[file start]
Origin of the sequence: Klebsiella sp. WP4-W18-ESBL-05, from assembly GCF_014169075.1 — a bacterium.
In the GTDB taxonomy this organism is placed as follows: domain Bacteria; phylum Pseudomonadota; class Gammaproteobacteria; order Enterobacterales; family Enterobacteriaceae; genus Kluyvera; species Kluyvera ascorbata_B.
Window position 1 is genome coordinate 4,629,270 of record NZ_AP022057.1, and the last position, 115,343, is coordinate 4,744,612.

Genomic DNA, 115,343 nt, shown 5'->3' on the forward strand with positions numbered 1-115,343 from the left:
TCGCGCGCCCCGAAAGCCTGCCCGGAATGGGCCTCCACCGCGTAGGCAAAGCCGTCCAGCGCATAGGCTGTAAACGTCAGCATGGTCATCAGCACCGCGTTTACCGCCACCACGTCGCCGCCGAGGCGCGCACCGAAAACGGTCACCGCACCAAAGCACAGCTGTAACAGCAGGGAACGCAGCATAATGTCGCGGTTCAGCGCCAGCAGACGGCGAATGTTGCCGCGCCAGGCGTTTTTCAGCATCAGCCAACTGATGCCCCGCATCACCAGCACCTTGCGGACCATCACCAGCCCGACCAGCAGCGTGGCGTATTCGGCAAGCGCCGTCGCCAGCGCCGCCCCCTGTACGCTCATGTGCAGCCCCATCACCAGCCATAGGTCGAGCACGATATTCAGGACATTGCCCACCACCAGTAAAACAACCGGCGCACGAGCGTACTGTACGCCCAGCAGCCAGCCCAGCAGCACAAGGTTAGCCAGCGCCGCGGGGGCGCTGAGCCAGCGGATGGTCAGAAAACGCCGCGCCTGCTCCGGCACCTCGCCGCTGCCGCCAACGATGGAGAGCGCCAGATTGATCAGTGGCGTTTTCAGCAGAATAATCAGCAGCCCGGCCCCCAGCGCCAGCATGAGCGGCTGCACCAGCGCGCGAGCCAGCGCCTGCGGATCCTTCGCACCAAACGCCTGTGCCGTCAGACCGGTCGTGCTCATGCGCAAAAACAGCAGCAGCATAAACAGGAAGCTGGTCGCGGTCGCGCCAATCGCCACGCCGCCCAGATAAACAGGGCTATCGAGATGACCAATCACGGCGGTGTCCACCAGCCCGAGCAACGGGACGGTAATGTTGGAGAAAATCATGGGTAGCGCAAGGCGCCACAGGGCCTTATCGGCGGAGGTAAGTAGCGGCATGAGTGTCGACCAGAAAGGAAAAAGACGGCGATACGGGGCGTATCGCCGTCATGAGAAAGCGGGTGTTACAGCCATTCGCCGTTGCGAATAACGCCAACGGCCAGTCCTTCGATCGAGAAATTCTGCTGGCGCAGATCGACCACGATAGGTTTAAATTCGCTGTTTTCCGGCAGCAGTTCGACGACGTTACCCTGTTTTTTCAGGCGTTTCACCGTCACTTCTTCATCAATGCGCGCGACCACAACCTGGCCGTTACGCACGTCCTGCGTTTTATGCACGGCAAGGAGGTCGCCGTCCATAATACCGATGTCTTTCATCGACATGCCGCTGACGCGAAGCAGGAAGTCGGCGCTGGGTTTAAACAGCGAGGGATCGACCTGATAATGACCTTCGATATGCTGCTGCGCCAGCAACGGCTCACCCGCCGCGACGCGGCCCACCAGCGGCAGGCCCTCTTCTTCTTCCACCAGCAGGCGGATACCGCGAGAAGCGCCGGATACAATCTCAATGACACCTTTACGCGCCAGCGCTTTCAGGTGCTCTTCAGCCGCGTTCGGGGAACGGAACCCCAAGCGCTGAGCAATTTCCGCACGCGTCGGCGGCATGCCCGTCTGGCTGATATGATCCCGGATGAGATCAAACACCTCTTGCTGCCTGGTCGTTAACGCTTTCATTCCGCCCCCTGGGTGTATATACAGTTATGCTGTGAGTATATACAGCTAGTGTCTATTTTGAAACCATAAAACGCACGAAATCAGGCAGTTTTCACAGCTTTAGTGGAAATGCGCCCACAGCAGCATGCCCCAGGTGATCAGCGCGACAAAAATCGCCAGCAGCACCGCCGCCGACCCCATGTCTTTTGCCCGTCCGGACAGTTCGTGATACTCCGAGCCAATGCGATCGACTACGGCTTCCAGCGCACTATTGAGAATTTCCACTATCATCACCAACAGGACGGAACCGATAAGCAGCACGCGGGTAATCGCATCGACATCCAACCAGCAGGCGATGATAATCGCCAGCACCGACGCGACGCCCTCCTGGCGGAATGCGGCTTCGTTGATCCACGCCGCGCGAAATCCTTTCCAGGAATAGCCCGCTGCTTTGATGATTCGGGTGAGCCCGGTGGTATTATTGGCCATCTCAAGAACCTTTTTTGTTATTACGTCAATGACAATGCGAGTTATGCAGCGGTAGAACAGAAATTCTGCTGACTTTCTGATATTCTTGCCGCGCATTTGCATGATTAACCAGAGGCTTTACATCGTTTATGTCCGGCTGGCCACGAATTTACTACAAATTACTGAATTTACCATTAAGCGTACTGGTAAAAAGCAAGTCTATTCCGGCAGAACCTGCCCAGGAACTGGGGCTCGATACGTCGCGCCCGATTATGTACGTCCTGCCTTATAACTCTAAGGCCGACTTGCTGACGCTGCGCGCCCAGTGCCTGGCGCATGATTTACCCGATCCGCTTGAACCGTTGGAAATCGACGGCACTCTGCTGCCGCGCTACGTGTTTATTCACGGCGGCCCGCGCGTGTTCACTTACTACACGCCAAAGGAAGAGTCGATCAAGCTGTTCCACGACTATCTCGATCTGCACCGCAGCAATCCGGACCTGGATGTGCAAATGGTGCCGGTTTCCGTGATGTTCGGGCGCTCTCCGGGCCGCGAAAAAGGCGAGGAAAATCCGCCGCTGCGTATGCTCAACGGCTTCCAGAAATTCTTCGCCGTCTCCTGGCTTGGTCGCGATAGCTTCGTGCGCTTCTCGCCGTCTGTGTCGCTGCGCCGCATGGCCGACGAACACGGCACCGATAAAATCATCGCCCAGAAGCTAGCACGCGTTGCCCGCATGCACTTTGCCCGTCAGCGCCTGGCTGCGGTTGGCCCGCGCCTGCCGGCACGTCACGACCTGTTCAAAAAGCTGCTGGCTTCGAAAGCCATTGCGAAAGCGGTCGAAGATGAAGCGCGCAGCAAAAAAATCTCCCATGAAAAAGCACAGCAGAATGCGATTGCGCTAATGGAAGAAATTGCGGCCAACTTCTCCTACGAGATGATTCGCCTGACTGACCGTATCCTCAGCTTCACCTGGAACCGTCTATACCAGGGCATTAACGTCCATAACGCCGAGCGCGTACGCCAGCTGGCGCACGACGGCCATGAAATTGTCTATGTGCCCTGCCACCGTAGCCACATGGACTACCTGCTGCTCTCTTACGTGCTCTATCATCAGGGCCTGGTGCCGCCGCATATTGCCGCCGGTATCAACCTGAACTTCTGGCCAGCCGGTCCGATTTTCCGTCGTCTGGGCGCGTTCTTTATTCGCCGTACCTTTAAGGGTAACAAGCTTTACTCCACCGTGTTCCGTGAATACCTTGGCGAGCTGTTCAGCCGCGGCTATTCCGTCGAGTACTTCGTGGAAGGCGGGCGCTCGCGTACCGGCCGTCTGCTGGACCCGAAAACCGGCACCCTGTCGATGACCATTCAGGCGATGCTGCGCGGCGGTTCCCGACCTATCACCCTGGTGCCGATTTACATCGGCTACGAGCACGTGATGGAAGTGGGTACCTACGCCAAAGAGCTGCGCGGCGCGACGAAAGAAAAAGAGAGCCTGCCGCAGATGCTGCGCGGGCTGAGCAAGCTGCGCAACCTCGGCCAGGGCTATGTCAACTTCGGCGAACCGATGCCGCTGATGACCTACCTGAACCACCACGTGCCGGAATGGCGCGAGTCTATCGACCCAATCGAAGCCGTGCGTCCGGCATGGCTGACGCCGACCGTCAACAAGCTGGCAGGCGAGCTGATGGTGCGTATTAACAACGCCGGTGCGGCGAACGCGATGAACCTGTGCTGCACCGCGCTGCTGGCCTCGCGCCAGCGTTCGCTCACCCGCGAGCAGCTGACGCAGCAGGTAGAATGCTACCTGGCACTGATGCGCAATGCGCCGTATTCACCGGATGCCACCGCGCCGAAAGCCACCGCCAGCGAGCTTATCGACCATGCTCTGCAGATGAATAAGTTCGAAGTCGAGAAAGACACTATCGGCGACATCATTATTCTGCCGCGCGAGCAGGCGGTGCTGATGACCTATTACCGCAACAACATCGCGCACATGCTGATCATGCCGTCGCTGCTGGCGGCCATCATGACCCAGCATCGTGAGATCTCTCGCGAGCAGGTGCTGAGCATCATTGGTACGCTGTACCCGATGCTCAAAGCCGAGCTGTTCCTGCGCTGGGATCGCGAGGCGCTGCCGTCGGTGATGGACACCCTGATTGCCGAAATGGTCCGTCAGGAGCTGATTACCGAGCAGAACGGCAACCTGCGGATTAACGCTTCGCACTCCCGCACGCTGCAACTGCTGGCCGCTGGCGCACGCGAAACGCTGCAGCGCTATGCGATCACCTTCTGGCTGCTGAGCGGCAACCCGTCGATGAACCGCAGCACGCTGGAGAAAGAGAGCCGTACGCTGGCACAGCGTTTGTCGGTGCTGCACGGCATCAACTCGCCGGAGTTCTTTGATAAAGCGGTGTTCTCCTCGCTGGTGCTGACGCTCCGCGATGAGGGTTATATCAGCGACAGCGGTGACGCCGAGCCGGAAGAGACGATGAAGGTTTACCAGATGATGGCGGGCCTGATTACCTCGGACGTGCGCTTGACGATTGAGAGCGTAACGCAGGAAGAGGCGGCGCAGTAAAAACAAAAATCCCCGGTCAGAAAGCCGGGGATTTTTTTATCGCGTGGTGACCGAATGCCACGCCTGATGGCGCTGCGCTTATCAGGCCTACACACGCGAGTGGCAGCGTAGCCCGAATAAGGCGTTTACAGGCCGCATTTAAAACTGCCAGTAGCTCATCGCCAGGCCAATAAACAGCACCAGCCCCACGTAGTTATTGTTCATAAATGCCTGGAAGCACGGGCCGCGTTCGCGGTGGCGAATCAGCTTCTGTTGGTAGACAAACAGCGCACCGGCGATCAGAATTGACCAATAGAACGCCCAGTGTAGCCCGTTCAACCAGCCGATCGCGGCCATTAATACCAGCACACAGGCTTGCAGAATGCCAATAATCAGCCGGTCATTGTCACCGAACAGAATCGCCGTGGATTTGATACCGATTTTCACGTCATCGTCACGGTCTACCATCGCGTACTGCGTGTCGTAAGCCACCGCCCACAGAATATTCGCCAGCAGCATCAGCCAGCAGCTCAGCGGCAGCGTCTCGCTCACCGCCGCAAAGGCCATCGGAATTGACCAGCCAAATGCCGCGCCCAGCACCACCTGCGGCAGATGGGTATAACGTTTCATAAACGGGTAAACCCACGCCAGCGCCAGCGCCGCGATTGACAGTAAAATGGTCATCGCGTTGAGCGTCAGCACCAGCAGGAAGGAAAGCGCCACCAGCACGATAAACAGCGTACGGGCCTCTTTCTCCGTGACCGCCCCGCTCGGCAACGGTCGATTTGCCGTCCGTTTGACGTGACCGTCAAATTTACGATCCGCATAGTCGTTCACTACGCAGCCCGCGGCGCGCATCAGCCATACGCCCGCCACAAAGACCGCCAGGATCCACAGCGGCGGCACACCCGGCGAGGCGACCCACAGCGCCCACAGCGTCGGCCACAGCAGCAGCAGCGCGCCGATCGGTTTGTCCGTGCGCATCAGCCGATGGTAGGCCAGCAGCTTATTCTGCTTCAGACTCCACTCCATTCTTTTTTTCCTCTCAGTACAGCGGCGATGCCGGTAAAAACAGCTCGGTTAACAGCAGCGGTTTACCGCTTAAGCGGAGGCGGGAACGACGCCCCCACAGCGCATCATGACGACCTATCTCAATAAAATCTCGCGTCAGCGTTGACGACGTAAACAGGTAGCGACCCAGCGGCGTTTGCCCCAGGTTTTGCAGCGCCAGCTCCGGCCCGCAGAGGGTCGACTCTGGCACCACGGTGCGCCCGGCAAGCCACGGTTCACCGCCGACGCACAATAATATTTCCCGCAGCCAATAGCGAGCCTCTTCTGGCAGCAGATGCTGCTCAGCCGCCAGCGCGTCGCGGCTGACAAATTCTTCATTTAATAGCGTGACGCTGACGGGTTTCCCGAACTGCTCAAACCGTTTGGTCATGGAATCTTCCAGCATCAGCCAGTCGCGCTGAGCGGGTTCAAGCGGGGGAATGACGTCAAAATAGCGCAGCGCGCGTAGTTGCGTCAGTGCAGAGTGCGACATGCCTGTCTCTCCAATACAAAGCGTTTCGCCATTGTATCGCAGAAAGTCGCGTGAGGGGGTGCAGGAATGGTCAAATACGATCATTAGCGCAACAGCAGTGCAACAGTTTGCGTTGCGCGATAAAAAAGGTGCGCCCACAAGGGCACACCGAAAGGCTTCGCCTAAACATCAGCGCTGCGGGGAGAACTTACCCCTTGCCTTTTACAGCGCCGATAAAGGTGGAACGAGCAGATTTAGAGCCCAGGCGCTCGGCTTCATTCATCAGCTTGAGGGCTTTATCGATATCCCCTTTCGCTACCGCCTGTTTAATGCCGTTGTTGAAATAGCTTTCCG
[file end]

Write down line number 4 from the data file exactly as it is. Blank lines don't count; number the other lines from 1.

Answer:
Genomic DNA, 115,343 nt, shown 5'->3' on the forward strand with positions numbered 1-115,343 from the left: